Your first Father’s Day
Tips for new dads from a fellow traveler
By George P. Wood
I became a dad on Sunday, Oct. 26, 2008, when my wife,
Tiffany, gave birth to our son, Reese. With only eight months’ experience, I’m
no expert on fatherhood. But I’ve learned a few lessons I’d like to share with
1. Love your wife!
Childbirth is a traumatic experience for her. Hormone
changes, weight gain, physical discomfort and stretch marks make her feel
self-conscious and insecure.
Loving your wife verbally and physically is your spiritual
calling as a husband (Ephesians 5:25-32). Say, “I love you,” regularly.
Compliment her looks. Encourage her when she feels down. Hold her hand and kiss
her. Take her on date nights whenever you can.
A loved wife is a happy wife, and a happy wife is a happy
2. Help her!
One afternoon at Starbucks, Tiffany and I struck up a
conversation with a dad who was watching his son for the day.
He said to me, “Man, we have it easy. I don’t know how our
wives cope with watching kids all day.”
I don’t either.
After a long day at work, you’ll come home and want to
relax. Resist the temptation! If your wife stays home with your child, she has
also been “at work” all day. If she works outside the home, she’s had a long
day too. Either way, she needs your help. Take your turn to feed and change
your baby. Clean the dishes, the clothes, or the house.
Be a helpful dad!
3. Embrace the mess!
Childbirth is a messy process. So is child-rearing. Dirty
diapers, drool-soaked bibs, leaky bottles, baby cereal spewed all over the high
chair — what a mess! From what I hear, the mess doesn’t go away until the
kid goes away to college.
On top of the physical mess, there’s the havoc babies wreak
with your routine. Forget weekend softball league, guys’ night out, and
sleeping through the night — at least for a while! It’s a fact of life
that your kid will mess with your schedule.
Don’t resent the mess, embrace it! Be active in your baby’s
early months! When they smile and coo at you, fall asleep in your arms, roll
over the first time, take their first step, or say “Dada,” you’ll know the mess
was worth it.
The kid is your mess, so be proud!
4. Pass the baby around!
Raising a child can be exhausting. That’s why God created
grandmas and grandpas, sisters and brothers, aunts and uncles, friends and
neighbors. They’re your divinely created support team. Don’t be afraid to ask
for help, and always remember to say thanks when it’s given you.
Those people are also your child’s coaches. Tiffany and I
want Reese to be sociable. From an early age, we’ve passed him around to any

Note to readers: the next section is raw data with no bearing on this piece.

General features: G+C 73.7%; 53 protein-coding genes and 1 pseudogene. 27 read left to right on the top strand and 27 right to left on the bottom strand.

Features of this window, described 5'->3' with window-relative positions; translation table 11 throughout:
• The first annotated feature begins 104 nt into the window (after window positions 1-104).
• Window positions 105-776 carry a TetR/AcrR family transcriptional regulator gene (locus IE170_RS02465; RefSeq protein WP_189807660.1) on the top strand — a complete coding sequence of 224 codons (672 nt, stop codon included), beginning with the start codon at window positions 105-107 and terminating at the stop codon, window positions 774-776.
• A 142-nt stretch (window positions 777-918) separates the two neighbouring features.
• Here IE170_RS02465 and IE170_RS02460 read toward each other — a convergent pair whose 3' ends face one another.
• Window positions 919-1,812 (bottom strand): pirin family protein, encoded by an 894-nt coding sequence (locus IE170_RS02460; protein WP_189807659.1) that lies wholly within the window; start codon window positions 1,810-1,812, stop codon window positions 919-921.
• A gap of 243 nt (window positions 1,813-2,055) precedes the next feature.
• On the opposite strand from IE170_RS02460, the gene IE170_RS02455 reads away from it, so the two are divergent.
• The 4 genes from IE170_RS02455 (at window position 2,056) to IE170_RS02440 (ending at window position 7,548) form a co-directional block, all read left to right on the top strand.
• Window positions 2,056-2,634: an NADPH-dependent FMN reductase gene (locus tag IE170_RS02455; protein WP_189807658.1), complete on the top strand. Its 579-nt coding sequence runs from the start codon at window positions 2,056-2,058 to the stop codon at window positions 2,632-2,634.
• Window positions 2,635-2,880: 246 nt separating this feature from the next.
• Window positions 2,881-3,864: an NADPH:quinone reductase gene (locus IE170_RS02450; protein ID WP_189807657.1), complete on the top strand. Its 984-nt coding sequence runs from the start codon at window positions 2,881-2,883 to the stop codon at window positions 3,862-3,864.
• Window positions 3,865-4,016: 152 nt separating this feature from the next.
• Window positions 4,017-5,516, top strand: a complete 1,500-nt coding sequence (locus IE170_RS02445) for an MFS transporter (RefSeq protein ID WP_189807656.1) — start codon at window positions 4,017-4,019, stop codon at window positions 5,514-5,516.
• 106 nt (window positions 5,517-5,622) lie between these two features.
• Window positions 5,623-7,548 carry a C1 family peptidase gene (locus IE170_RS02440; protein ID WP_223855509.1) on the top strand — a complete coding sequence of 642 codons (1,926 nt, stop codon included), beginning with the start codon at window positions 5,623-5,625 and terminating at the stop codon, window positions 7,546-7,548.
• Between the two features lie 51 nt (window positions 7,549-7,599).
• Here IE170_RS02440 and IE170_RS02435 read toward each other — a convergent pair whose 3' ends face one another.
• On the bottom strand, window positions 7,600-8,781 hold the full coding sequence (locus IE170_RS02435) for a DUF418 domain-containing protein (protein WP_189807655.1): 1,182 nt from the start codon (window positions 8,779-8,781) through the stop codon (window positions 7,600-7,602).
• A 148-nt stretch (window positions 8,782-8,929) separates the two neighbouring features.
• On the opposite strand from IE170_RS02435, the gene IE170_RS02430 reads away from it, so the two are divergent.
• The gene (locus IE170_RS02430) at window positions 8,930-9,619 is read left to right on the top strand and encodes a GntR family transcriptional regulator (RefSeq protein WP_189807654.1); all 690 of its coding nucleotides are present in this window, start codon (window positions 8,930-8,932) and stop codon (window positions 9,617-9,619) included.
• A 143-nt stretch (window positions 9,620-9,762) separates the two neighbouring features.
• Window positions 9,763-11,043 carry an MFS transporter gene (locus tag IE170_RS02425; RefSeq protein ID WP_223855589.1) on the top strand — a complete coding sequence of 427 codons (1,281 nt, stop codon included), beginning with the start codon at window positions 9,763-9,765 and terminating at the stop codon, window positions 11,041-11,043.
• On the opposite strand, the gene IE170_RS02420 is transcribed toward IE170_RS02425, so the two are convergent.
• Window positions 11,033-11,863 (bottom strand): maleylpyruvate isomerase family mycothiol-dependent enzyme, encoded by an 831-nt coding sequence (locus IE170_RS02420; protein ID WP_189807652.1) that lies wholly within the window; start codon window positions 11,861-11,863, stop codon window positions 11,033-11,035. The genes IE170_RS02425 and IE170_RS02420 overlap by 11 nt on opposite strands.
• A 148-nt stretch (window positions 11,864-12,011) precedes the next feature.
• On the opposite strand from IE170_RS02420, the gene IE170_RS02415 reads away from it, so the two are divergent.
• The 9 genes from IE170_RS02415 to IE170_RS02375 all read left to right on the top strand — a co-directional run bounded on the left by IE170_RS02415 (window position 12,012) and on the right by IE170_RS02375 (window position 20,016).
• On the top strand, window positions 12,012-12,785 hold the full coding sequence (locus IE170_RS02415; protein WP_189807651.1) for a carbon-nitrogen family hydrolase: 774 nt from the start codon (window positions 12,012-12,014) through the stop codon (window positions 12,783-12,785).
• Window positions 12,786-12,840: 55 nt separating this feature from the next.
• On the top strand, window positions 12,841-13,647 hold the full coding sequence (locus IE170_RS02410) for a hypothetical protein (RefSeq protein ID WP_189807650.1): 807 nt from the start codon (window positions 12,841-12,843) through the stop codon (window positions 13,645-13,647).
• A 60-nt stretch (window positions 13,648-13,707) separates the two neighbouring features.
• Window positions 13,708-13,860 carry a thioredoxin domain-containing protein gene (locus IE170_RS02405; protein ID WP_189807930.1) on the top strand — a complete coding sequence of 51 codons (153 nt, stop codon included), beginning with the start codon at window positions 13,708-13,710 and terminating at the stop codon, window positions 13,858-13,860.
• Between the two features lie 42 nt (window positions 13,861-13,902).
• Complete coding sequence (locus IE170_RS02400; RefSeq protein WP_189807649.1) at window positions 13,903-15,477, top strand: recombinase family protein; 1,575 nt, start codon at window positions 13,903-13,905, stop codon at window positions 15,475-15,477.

adult we know who wants to hold him. He gets his primary love and affection
from us. But he’s also learning to interact happily with others. It’s never too
early to teach your child to love their neighbors (Matthew 22:39).
5. Be the man!
Newborns don’t do much. Basically, they sleep, eat, poop and
cry. Oh, one more thing: They watch you. Long before they understand what
you’re saying to them, kids learn by observing what you do. So start thinking
what kind of example you want to set for them from the moment they come home
from the hospital.
Be the man you want your son to become! Be the man you want
your daughter to marry! And most of all, be the man you promised your wife
you’d be at your wedding. One of the best things you can do for your children
is to love their mother. How you relate to her will shape your children’s life
in profound ways.
6. Go to church!
The first and greatest commandment Jesus taught is to love
God with everything you’ve got (Matthew 22:38). Going to church regularly
reinforces this value in you and your family’s life. And it connects you with a
social network of people who value God, marriage and family like you do.
7. Trust God!
I’m a worst-case-scenario thinker. I worry a lot. If the
news is to be believed, I have a lot to be worried about. It’s a dangerous
world out there.
Being a father is teaching me to trust God. I don’t know
what Reese’s future holds, but I do know who holds his future. I’m trusting God
to make Reese’s paths straight — and mine and Tiffany’s too (Proverbs
GEORGE P. WOOD is senior pastor of Living Faith Center (AG)
in Santa Barbara, Calif.
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